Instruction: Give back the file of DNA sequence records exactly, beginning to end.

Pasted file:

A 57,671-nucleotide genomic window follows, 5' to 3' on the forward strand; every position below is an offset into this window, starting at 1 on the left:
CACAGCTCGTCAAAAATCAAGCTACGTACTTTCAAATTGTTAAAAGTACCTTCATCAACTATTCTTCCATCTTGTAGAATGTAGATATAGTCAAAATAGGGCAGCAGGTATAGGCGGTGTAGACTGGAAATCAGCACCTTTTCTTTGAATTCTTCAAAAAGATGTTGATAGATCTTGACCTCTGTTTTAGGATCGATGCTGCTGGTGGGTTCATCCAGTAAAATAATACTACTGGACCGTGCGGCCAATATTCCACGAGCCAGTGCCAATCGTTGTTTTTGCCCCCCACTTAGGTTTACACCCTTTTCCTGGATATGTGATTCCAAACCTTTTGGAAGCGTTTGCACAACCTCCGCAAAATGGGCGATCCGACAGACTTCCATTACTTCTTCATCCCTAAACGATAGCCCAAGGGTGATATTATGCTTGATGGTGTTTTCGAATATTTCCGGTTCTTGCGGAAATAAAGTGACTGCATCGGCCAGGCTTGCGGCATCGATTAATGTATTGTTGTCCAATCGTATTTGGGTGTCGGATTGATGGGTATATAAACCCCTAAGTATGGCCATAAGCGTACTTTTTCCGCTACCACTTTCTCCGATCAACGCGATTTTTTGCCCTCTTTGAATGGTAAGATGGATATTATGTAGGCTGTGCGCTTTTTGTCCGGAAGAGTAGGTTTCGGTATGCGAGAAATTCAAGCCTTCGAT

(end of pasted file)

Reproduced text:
A 57,671-nucleotide genomic window follows, 5' to 3' on the forward strand; every position below is an offset into this window, starting at 1 on the left:
CACAGCTCGTCAAAAATCAAGCTACGTACTTTCAAATTGTTAAAAGTACCTTCATCAACTATTCTTCCATCTTGTAGAATGTAGATATAGTCAAAATAGGGCAGCAGGTATAGGCGGTGTAGACTGGAAATCAGCACCTTTTCTTTGAATTCTTCAAAAAGATGTTGATAGATCTTGACCTCTGTTTTAGGATCGATGCTGCTGGTGGGTTCATCCAGTAAAATAATACTACTGGACCGTGCGGCCAATATTCCACGAGCCAGTGCCAATCGTTGTTTTTGCCCCCCACTTAGGTTTACACCCTTTTCCTGGATATGTGATTCCAAACCTTTTGGAAGCGTTTGCACAACCTCCGCAAAATGGGCGATCCGACAGACTTCCATTACTTCTTCATCCCTAAACGATAGCCCAAGGGTGATATTATGCTTGATGGTGTTTTCGAATATTTCCGGTTCTTGCGGAAATAAAGTGACTGCATCGGCCAGGCTTGCGGCATCGATTAATGTATTGTTGTCCAATCGTATTTGGGTGTCGGATTGATGGGTATATAAACCCCTAAGTATGGCCATAAGCGTACTTTTTCCGCTACCACTTTCTCCGATCAACGCGATTTTTTGCCCTCTTTGAATGGTAAGATGGATATTATGTAGGCTGTGCGCTTTTTGTCCGGAAGAGTAGGTTTCGGTATGCGAGAAATTCAAGCCTTCGAT